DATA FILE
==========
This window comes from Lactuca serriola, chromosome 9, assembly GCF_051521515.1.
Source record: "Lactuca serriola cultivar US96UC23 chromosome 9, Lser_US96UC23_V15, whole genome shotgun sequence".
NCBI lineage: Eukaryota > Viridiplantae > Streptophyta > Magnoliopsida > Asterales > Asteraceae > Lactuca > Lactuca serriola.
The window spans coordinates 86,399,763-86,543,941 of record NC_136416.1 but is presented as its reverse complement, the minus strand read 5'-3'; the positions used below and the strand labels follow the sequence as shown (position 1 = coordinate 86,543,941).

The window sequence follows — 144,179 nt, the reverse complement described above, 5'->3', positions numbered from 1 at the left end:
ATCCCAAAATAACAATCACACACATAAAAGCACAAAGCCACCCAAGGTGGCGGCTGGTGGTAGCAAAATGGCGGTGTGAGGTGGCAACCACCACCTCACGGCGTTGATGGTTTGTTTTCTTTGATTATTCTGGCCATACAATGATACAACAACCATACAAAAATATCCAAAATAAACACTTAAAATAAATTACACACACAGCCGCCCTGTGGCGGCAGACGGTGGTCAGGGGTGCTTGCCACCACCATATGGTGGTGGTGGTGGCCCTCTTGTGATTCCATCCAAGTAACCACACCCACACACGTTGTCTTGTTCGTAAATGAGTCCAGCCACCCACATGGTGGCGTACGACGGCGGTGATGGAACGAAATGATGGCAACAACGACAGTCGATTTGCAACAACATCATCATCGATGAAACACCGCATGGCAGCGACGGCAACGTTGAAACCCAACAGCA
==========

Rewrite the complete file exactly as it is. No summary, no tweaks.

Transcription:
This window comes from Lactuca serriola, chromosome 9, assembly GCF_051521515.1.
Source record: "Lactuca serriola cultivar US96UC23 chromosome 9, Lser_US96UC23_V15, whole genome shotgun sequence".
NCBI lineage: Eukaryota > Viridiplantae > Streptophyta > Magnoliopsida > Asterales > Asteraceae > Lactuca > Lactuca serriola.
The window spans coordinates 86,399,763-86,543,941 of record NC_136416.1 but is presented as its reverse complement, the minus strand read 5'-3'; the positions used below and the strand labels follow the sequence as shown (position 1 = coordinate 86,543,941).

The window sequence follows — 144,179 nt, the reverse complement described above, 5'->3', positions numbered from 1 at the left end:
ATCCCAAAATAACAATCACACACATAAAAGCACAAAGCCACCCAAGGTGGCGGCTGGTGGTAGCAAAATGGCGGTGTGAGGTGGCAACCACCACCTCACGGCGTTGATGGTTTGTTTTCTTTGATTATTCTGGCCATACAATGATACAACAACCATACAAAAATATCCAAAATAAACACTTAAAATAAATTACACACACAGCCGCCCTGTGGCGGCAGACGGTGGTCAGGGGTGCTTGCCACCACCATATGGTGGTGGTGGTGGCCCTCTTGTGATTCCATCCAAGTAACCACACCCACACACGTTGTCTTGTTCGTAAATGAGTCCAGCCACCCACATGGTGGCGTACGACGGCGGTGATGGAACGAAATGATGGCAACAACGACAGTCGATTTGCAACAACATCATCATCGATGAAACACCGCATGGCAGCGACGGCAACGTTGAAACCCAACAGCA